by Connie Oswald Stofko
Now is the time to start checking your lilies for the red lily leaf beetle, said John Farfaglia, extension educator with Cornell Cooperative Extension in Niagara County.
A reader gave me a heads up a few days ago that she had spotted them on her fritillaria, an earlier springtime plant that the pests also damage.
The red lily leaf beetle, which we first talked about in 2015, is a fairly new invasive species in Western New York. It can cause extensive damage to lilies and fritillaria. The pests aren’t a problem for daylilies, which aren’t true lilies.
Now is the time to get outside to look for the beetle itself, Farfaglia said, or to look for signs that the beetle has been eating the leaves of the lily. If you see signs of the beetle or of damage, treat the plant.
If you had the red lily leaf beetle in a previous year, you have about a 95 percent chance of having them again, he said. Still, he suggests not treating the plant until you actually see signs of the pests.
One way to treat your plant is to use a pesticide. Farfaglia recommends that home gardeners use neem oil because it is less toxic than other pesticides listed on a Cornell factsheet about the red lily leaf beetle. People have had reasonably good luck with neem oil, he added.
Another reason to wait until you see signs of the insect to treat is that the treatment may not work if you do it too early, Farfaglia noted.
However, if you need to treat your plant, do it before the flowers open. Don’t use insecticide on a plant with open flowers.
Pick off the adults, larvae
You can also try picking off the red lily leaf beetles.
It’s difficult to pick off the adults because they’re fast. You can try holding a jar of soapy water underneath a branch that has beetles, according to the Cornell factsheet. When disturbed, the adults tend to drop from the branches. Your goal is to catch them in the soapy water as they drop. Wait a few hours before dumping out the soapy water to make sure they have completely drowned.
The larvae are also difficult to handpick, and they’re gross because they cover themselves in their own feces to fend off predators. See the life cycles of the red lily leaf beetle here.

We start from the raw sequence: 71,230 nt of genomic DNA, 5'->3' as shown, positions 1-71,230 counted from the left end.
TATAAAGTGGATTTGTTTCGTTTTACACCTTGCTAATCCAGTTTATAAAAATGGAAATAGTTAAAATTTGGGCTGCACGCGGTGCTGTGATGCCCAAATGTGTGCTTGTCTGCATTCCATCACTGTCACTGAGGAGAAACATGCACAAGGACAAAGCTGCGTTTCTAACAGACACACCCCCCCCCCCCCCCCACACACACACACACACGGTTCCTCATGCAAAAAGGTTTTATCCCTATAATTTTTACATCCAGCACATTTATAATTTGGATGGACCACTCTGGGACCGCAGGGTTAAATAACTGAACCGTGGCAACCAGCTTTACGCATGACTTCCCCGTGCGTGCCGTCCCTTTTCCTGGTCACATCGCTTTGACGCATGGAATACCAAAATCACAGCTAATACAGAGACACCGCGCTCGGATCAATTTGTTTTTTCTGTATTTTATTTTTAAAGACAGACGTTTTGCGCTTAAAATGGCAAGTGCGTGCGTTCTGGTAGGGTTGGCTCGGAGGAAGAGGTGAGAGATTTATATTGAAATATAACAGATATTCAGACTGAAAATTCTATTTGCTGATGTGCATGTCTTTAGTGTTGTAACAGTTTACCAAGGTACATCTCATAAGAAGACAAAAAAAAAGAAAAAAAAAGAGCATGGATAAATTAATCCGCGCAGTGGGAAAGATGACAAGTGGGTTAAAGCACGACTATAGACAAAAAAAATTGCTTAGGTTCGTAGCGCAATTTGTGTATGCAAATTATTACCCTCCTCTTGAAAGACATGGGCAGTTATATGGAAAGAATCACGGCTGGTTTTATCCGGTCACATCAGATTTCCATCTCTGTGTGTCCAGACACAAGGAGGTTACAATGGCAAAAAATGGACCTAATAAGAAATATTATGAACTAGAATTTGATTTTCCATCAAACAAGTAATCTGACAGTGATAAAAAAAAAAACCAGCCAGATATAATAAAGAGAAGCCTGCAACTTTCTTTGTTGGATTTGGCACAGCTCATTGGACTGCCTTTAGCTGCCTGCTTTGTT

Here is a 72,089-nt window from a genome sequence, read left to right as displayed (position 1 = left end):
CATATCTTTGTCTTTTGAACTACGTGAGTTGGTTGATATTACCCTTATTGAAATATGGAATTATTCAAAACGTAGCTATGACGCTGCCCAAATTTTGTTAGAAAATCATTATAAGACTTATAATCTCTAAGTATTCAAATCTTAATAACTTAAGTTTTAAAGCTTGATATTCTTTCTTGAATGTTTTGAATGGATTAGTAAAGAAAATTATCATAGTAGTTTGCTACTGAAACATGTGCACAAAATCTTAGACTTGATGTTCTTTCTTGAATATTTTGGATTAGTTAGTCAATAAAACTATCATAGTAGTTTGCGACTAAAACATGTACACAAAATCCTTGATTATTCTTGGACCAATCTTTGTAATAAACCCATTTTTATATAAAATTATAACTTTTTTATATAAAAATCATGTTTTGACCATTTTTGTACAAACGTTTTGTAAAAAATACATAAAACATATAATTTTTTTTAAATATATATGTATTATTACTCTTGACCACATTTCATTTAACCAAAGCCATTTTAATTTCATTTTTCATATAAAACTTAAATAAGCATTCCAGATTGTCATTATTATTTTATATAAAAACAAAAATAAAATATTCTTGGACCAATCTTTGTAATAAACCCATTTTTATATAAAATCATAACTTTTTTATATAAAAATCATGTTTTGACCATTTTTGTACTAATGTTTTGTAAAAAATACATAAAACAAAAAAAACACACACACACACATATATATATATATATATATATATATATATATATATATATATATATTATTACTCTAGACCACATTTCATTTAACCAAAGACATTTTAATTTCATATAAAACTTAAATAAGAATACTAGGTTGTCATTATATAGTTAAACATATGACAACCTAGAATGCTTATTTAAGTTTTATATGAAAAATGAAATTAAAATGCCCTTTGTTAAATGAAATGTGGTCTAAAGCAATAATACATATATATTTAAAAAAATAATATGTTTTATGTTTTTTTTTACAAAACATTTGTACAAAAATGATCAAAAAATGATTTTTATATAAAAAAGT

“As disgusting as it is, handpicking really does help,” Farfaglia said.
Try cedar mulch, coffee grounds
In 2017, Farfaglia told us about a gardener who thought that cedar mulch might stop red lily leaf beetles from damaging plants. The gardener noticed that where she had cedar mulch, the red lily leaf beetles didn’t bother her lilies.
He asked gardeners who tried cedar mulch to let him know whether or not it worked.
“I recall hearing from only one person who tried it, and they still had damage,” he said. “I want to hear from more people.”
Another possible remedy is coffee grounds. Place the coffee grounds around your lilies.
Farfaglia hasn’t heard back from any local gardeners who have found that effective, either.
“But there are soil benefits,” he said. “The coffee grounds can add nutrients and organic matter to the soil. If you have extra coffee grounds, it’s worth a try.”
If you tried cedar mulch or coffee grounds, please let Farfaglia know how it worked for you.
“If you tried it, whether your results were positive or negative, I would like to hear,” he said. You can contact Farfaglia at firstname.lastname@example.org or 716-433-8839, ext. 226.
Bonus tip: If this information is helpful to you, make sure to subscribe to Buffalo-NiagaraGardening.com. You’ll receive great gardening tips emailed directly to you every Tuesday. And it’s free to subscribe!